a homeless solution



“He fought to protect and inspire his little boy, but failure in his commission-sales job landed them both on the streets. What a difference a Hand Up would have made in his darkest hour!”

We call it Hand Up, but you could just as well call it CCM Classic’s “anti-red-tape-get-the-job-done” homeless initiative.

A focused, targeted homeless initiative.

Of the homeless in the United States — generally speaking — 80% are on the streets because of drugs or alcohol. Another 10% simply don’t want to make an effort to change their situation regardless of how they arrived there.

But the remaining 10% know they don't belong on the streets and REALLY, TRULY WANT TO BE FREE!

Hand Up is our streamlined model focused specifically on advocating for that homeless 10% — those who truly want to be free from poverty — those who will put in the work to get there. It’s a Hand Up — not a hand-out.

You might remember the 2006 drama The Pursuit of Happyness. Will Smith, who played the true story of Chris Gardner, provided an excellent example of that homeless 10%. He fought to protect and inspire his little boy, but failure in his commission-sales job landed them both on the streets. What a difference it would have made if someone had given him a Hand Up in his darkest hour!

If you haven't seen the movie, click the short classic movie trailer at the right for a glimpse into this heart-wrenching story.

The golden doodle that opened a golden door

Hand Up started with a puppy. CCM Classic co-founder Michael Lederer frequents Nashville for business, but this particular trip was unusual: he was in town to adopt — ironically — a rescued golden doodle, lovingly named Franklin Nashville Lederer.

“Before that day, I had no desire to work with the homeless,” Michael remembers. “My attitude was basically, ‘Come on, people — just go get a job.’ But I was about to have my eyes opened.”

Letting his new puppy take the lead through a park where 40–50 homeless routinely find sanctuary on the fringes, Michael watched barriers of social class melt away as carefree Franklin bounded straight for the threadbare outcasts of Nashville. Several men and women took turns loving on the furry newcomer.

This exchange continued for a few days in a row. One man in particular simply wouldn’t raise his head, but that didn’t stop Franklin from licking him. “On the third day, the group anticipated Franklin’s return. Even the downcast guy’s head was up. His countenance had changed.”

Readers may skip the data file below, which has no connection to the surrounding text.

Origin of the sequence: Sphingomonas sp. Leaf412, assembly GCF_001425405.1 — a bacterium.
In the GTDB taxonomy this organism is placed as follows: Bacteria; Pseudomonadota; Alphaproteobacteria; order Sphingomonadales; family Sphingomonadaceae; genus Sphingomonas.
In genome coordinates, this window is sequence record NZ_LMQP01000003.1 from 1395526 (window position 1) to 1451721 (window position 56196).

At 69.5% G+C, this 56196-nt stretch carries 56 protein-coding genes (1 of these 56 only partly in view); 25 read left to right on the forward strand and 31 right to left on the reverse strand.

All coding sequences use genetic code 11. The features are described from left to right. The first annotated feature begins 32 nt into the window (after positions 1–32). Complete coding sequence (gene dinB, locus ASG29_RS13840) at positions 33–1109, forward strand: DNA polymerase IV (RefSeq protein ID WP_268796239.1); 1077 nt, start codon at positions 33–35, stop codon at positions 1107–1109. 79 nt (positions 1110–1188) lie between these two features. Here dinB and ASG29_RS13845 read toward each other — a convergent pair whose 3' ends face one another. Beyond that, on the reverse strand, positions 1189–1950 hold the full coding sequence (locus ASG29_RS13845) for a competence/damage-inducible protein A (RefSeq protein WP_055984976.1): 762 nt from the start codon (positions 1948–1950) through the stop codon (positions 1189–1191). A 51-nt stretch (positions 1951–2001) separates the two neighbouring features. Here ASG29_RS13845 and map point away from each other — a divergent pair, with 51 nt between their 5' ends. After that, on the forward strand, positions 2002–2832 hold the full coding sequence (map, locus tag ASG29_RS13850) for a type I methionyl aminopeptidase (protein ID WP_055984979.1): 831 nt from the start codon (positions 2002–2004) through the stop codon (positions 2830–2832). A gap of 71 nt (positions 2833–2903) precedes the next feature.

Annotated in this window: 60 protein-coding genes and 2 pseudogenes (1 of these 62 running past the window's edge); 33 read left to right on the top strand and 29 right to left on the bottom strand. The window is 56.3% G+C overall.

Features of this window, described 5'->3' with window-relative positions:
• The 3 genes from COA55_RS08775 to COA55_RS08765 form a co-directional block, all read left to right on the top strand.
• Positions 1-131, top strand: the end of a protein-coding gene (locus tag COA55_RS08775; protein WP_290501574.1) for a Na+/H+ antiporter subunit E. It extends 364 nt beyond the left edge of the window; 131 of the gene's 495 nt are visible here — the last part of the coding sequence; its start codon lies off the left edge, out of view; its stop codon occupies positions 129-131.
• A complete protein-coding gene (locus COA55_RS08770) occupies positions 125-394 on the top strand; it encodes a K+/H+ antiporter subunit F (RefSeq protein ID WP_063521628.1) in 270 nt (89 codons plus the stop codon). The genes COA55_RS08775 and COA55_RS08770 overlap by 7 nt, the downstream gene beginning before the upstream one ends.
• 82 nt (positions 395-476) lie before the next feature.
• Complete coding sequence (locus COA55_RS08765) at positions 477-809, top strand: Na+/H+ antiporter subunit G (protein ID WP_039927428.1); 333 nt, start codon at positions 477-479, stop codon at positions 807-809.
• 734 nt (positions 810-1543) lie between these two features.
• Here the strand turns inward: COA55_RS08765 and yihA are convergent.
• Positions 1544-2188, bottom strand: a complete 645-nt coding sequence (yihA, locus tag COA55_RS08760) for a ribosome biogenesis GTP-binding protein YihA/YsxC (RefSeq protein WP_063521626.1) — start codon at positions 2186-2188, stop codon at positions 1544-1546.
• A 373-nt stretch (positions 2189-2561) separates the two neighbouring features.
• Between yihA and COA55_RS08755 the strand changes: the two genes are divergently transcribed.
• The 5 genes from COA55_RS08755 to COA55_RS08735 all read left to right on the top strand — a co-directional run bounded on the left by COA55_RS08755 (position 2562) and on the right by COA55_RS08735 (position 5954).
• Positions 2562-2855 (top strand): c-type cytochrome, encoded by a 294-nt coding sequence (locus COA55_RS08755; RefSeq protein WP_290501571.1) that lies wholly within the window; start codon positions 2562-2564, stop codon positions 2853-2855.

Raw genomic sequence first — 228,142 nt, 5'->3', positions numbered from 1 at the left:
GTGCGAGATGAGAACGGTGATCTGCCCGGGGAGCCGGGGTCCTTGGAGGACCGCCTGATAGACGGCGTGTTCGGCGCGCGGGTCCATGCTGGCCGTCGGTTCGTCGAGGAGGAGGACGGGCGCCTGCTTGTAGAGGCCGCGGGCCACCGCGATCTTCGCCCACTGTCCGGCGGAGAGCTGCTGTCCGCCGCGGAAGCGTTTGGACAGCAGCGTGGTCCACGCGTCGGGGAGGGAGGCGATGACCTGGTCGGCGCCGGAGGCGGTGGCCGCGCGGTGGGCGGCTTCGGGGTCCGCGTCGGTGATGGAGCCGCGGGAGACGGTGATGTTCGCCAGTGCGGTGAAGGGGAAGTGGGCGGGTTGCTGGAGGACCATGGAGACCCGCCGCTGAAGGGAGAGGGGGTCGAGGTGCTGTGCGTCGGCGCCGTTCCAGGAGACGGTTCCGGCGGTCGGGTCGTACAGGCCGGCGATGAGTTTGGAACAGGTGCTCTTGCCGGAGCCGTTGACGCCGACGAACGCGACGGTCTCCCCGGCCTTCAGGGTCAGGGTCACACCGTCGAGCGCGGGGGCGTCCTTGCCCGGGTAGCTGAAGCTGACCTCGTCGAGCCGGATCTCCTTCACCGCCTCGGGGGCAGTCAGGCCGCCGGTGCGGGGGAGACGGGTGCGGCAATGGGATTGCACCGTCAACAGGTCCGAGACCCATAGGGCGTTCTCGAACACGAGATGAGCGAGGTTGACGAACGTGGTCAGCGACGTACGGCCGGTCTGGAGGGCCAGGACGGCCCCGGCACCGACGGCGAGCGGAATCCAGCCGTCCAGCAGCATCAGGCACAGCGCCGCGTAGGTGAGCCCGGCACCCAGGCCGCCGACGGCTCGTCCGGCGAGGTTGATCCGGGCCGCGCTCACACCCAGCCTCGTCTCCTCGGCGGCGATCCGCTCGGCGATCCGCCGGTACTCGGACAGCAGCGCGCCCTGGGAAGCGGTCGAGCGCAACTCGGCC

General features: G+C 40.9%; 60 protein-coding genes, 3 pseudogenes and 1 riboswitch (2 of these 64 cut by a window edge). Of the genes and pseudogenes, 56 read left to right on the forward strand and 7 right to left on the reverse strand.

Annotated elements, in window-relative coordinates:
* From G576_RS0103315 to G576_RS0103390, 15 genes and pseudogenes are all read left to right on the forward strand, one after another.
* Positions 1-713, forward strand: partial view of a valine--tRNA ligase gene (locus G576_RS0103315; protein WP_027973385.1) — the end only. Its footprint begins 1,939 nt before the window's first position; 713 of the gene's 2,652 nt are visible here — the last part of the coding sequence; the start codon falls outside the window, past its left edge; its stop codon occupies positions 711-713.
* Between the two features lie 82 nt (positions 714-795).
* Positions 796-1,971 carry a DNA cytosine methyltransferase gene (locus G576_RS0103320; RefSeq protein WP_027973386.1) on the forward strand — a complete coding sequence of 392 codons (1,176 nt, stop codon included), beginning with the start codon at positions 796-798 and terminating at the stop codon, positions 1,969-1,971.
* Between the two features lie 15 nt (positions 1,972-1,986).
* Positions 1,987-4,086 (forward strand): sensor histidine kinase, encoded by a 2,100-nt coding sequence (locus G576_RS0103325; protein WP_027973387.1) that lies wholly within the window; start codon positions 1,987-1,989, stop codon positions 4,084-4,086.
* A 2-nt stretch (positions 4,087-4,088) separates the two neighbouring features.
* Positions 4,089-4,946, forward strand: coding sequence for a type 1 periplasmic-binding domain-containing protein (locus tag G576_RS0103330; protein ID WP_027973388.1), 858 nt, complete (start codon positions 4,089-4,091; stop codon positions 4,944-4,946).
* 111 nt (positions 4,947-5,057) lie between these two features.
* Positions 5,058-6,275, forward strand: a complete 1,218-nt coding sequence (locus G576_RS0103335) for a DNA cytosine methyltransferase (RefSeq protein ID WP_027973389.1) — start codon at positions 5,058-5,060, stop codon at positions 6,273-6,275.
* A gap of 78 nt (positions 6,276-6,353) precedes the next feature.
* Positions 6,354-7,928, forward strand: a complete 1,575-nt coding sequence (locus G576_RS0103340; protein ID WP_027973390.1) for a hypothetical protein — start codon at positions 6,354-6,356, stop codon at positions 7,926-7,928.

“Imagine seeing them walk into their new apartment for the first time — first month's rent paid, and a fully-stocked fridge. This is our goal for those who put in the work.”

God opened a door through this little puppy, and conversation started to flow. Michael saw his opportunity and asked, "Do any of you have a personal relationship with Jesus?” Some answered yes, and testified of their daily dependency on Jesus. As a result, the group began regularly discussing Jesus amongst themselves.

How do they end up without a home?

Seeing their condition, Michael wasn’t content to exchange pleasant words and call it a day. Compassion kicked in as he listened to their stories.

Contrary to popular belief, not all the homeless enter the streets as a result of vices, drugs, or alcohol. Many were already on the edge financially, and all it took was a layoff or one medical crisis to trigger an eviction.

Of those Michael met, one of the women had escaped a domestic abuse situation — with her husband still trying to chase her down.

Another couple had been on the street for three years while the wife suffered in a wheelchair — on top of fighting a custody battle for their little one, until they could get a roof over their heads.

Why not the mission?

Michael couldn’t help but wonder why none of them were going to the mission for the night. Wouldn’t that at least provide shelter so they could sleep in peace?

“No way — that place is scary!” they told Michael. They described shady characters who look ready to slit your throat in your sleep. The park dwellers insisted they’d rather take their chances on the street “than spend a single night at that place.”

Michael went to the mission to confirm it for himself. Rob Frazier, a CCM Classic artist himself, acts as a counselor to the attendees at the mission. He took Michael on a tour of the impressive resources at the facility. There’s even an intense, 18-month rehabilitation program with a 25% success rate.

The mission most certainly has its place, but it’s only a band-aid for the 10% who find it as frightening as the people in the park described. Anyone on the streets is welcome as long as their photo does not appear on the "wall of dangerous people."

What results for most peace-loving homeless is a pattern of walking the streets at night to stay awake — and safe — then sleeping in the park during the day.